Wednesday, 6 April 2011

Arts, Music & Events Preview, April 2011 (Part One)

This latest preview feature again hits after a small bite has already been digested. There’s plenty more to chew on, so without further ado...

Can you believe that it is four years since Prostitutes & Policemen’s first uptempo clubnights raved the Attic’s roof off? Well you can take your nostalgic disbelief with you tonight to Sankeys where they’ve listed the wacky mix-merchants Crookers atop an electro-ridden bill.

Another one for this evening – as well as tomorrow, Thursday 7th – is a film showing screened by Manchester Friends of the Earth. They’ve organised ‘The End of the Line’ in Didsbury to highlight over-fishing, followed by Pete Postlethwaite’s climate change insight ‘Age of Stupid’ on Thursday in Levenshulme. They’re asking a few quid per night.

Thursday 7th is a packed night all around. There’s the monthly An Outlet musical showcase Some Drum I Would Never Hear, which is pitched against a pair of art exhibition launch nights. New collective Underground Separation – art students at Salford Uni – promise a varied Soup Kitchen spread, curated across a broad range of disciplines within visual arts. And to evoke an audio mood Now Then Manchester favourite Paul Green has stepped in to soundtrack the space.

Across town BLANK SPACE has another outsourced exhibition adorning its insides; Perception/Deception is the title that No Such Thing Collective will be wrapping their creative arms around.

For Friday 8th Northern Groove are involved in the staging of Horace Andy, of Massive Attack fame, and his regular backing band Dub Asante at Band On The Wall. That’s not enough reggae? A second dose awaits on Saturday 9th. More for Friday, though, is offered by Micron and their booking of Kiki for funky Finnish frolics. They set up shop at Joshua Brooks, as ever.

In the DJing vibe, Piccadilly Records staff clubnight project Wet Play finds itself again in fresh surrounds, unsurprisingly given its sporadic, nomadic existence thus far. That’s Soup Kitchen on Saturday 9th, where you’ll find John Morales rubbing shoulders with the regular sound providers including Ruf Dug. Around a corner or two This City Is Ours bring the curtain down on their stay at An Outlet, whose neighbours would prefer the bustling clamour of their inner-city living space to be untouched by the relatively chilled-out beats of Blood Boy et al’s combined record collection.

Fast-forward to Monday 11th for some more visual mind food. This one’s Manchester FoE endorsed but run by Man Met Uni in the All Saints Building, who’ve picked out ‘Food Inc’ to tickle your optical taste buds. Back on the aural of the senses, 80s throwback Aussie indie ensemble Architecture In Helsinki’s tour stops off at one of the Academy venues on Wednesday 13th.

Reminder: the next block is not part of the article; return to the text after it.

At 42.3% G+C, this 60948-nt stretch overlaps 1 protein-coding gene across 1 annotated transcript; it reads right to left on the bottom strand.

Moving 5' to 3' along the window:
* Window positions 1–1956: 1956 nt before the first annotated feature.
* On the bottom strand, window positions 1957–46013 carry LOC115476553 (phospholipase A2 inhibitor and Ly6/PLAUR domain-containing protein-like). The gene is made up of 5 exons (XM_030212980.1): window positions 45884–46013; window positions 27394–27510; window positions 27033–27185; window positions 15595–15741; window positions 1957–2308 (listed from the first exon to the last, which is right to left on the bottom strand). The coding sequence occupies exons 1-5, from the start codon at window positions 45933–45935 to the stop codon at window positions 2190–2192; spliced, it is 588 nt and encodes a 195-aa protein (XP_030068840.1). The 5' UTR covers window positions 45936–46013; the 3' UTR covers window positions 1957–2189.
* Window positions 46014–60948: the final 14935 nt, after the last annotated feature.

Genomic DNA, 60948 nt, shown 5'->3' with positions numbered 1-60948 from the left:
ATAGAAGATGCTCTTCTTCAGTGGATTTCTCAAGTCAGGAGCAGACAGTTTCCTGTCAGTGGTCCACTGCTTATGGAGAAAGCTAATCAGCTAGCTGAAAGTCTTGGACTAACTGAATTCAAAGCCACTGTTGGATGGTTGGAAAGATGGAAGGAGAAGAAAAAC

Thursday 14th is one of those inexplicably arduous nights in terms of narrowing down what to attend from a long list, as follows... Japanchester, featuring From The Kites Of San Quentin, Day For Airstrikes, Plank[!] and Trojan Horse, is an effort to raise money to help to support post-quake Japan; A Hawk And A Hacksaw at Islington Mill, supported by Dan Haywood and the New Hawks (keep an eye out for an interview to be published here very soon); Saki Bar’s Grand Reopening Weekend misjudges when the weekend is by starting up on a weekday with Reggae Thursdays; finally a factual one in Chorlton for those looking to align their house with a more environmental norm (or just save money through efficiency) – it’s a precursor to Saturday 16th’s Big Green Festival, both taking place at St Clement’s Church on Chorlton’s Edge Lane, where the theme is Bike To The Future (geddit?) and the best all female dance troupe in the UK, Spokes, will perform.

Deep breath. Friday 15th is one I’ll pinpoint a little better. Cutloose present Theo Parrish at the Roadhouse. Cosmic disco grooves aplenty. It’s Record Store Day during the following day, Saturday 16th, so if you’re keen then maybe try an all-nighter to beat the early birds into the inevitable queue outside Piccadilly Records. And ignore this fella (not that anyone’s paid much attention to the NME for a long time anyway).

More for the Saturday, you say? Here’s a couple: Carefully Planned reach ten in their All-Dayer series at Castle Hotel, while Eastern Bloc Records eclipses that milestone with a second instalment of quarter-century back-slapping at Islington Mill.

In other news, Sounds From The Other City tickets are on sale so catch them before the guaranteed sell-out (based on the evidence of all previous years), or get involved with the volunteering team to see the festival from a different angle and make a few new friends. The Imploding Inevitable Festival, a recent regular at the deed poll office, is another with a nod from Now Then Manchester; June 10th & 11th, Fell Foot Wood.

Chorlton Arts Festival has a volunteers open day on Saturday 16th – and make sure you pencil in 29th April as their deadline for The Flash Mob Writing Competition, organised by a group of Manchester bloggers - many of whom can be found on our Manchester Blogs section (left).

And in the immortal words of Columbo, just one more thing: have a little listen to Big Block 454 for some wah-wah funky tones, mellow acoustic oneirism and deadpan lyricism.

Words: Ian Pennington

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